A delay in shipments of Russia’s COVID-19 vaccine will likely push back inoculation timelines in Latin America, testing the future electability of politicians who were hoping to quickly roll out the vaccine. On Jan. 27, Russia announced that shipments of its Sputnik V vaccine to a number of countries will be delayed by two to three weeks. Argentina, Bolivia, Venezuela, Mexico and Paraguay will all be impacted, having already purchased significant quantities of the vaccine. Argentina, meanwhile, will receive shipments on an altered schedule. The delay is due to the facilities in Moscow expanding their production capacity in the hopes to meet growing global demand. Argentina was the first country to buy a significant amount of doses of Russia’s Sputnik V, but the vaccine’s popularity in the region spread due to its affordability and availability.
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On GeopoliticsJan 29, 2021 | 22:42 GMT
Turkish President Recep Tayyip Erdogan gestures as he gives a press conference in Ankara, Turkey, on September 21, 2020.
Turkey’s President Plays Nice, But for How Long?
Turkey’s traditionally combative leader is trying his hand at a more conciliatory approach, as the economic fallout from the COVID-19 pandemic erodes his ruling Justice and Development Party (AKP)’s political standing. His warm words, however, will likely remain just that. In recent months, Turkish President Recip Tayyip Erdogan has promised economic and judicial reforms at home and diplomacy with Europe, the United States and Israel abroad. But this notable shift in tone is likely aimed at shoring up investor confidence and avoiding sanctions just long enough for the Turkish economy to get back on track -- at which point, Ankara will probably return to its former confrontational self.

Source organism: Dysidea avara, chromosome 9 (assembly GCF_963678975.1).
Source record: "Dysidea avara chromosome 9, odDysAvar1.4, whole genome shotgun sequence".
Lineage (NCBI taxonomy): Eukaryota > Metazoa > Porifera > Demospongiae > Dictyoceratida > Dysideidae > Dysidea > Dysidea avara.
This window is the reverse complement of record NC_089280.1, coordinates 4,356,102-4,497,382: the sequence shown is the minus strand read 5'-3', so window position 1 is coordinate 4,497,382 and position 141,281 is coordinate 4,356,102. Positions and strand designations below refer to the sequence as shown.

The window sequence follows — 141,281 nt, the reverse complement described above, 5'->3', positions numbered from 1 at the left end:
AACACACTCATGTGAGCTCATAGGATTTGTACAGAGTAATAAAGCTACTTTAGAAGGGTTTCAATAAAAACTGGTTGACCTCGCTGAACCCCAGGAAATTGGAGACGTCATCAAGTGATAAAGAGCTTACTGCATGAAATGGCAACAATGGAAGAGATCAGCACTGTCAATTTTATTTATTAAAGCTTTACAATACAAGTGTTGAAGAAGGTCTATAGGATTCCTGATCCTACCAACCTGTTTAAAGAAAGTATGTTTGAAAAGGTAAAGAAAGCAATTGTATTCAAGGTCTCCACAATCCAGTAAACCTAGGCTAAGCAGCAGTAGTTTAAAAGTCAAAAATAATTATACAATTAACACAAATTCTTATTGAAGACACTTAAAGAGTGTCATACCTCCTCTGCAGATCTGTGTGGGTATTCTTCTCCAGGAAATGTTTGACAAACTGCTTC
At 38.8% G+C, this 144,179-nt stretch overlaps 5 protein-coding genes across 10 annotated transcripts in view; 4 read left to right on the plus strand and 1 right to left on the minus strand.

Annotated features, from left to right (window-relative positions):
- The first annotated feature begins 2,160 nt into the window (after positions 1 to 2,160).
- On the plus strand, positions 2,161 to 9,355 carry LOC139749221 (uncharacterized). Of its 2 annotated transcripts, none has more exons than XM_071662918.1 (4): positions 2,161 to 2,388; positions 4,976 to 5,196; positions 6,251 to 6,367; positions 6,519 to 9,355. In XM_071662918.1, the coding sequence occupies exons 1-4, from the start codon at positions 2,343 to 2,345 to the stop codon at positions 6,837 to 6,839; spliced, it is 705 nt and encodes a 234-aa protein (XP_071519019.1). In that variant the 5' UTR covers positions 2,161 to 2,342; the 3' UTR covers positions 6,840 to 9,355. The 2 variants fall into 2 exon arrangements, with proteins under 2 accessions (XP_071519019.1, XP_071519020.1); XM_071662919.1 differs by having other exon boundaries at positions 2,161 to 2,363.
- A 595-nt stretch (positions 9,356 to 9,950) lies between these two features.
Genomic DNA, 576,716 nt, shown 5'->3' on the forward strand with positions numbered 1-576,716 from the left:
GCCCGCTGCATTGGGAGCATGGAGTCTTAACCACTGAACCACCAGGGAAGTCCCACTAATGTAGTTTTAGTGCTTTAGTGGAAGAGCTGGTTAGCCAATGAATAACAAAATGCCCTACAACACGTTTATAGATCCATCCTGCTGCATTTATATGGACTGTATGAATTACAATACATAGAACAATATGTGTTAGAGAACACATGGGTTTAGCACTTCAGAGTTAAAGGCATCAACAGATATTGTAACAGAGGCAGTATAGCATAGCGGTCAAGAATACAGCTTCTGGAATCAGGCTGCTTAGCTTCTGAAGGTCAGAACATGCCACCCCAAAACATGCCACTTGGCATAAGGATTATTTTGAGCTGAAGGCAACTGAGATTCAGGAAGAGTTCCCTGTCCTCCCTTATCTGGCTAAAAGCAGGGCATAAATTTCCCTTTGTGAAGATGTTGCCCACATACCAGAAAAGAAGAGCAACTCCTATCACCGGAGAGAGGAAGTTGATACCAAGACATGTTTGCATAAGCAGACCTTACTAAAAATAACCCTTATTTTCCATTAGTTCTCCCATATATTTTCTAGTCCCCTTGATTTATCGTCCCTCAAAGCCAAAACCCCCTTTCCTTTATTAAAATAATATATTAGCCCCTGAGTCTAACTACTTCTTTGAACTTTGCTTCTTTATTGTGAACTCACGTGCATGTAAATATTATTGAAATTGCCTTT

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SnapshotsJan 29, 2021 | 17:24 GMT
U.S. President Joe Biden prepares to sign executive orders after speaking about climate change issues in the State Dining Room of the White House on Jan. 27, 2021 in Washington D.C.  Behind him stands Special Presidential Envoy for Climate John Kerry (left) and Vice President Kamala Harris (right).
By Linking Climate Change to Security, Biden Tasks Policymakers With a Tall Order
The White House’s move to elevate climate change to a national security priority will enable immediate policy-making changes that belie the more complex long-term challenge of actually incorporating environmental impacts into strategic calculations. On Jan. 27, amid signing a series of executive orders targeting what he termed the global “climate crisis,” U.S. President Joe Biden instructed the military and national security community to prioritize climate change considerations when formulating policy. The president’s direction forms a small portion of his administration’s pledge to revive efforts to address climate change mitigation and adaptation strategies at home and abroad. Former President Donald Trump, by contrast, repeatedly expressed skepticism about the scientific consensus on climate science, and took steps to deprioritize or fully remove policies addressing the impact of climate change from his administration’s agenda.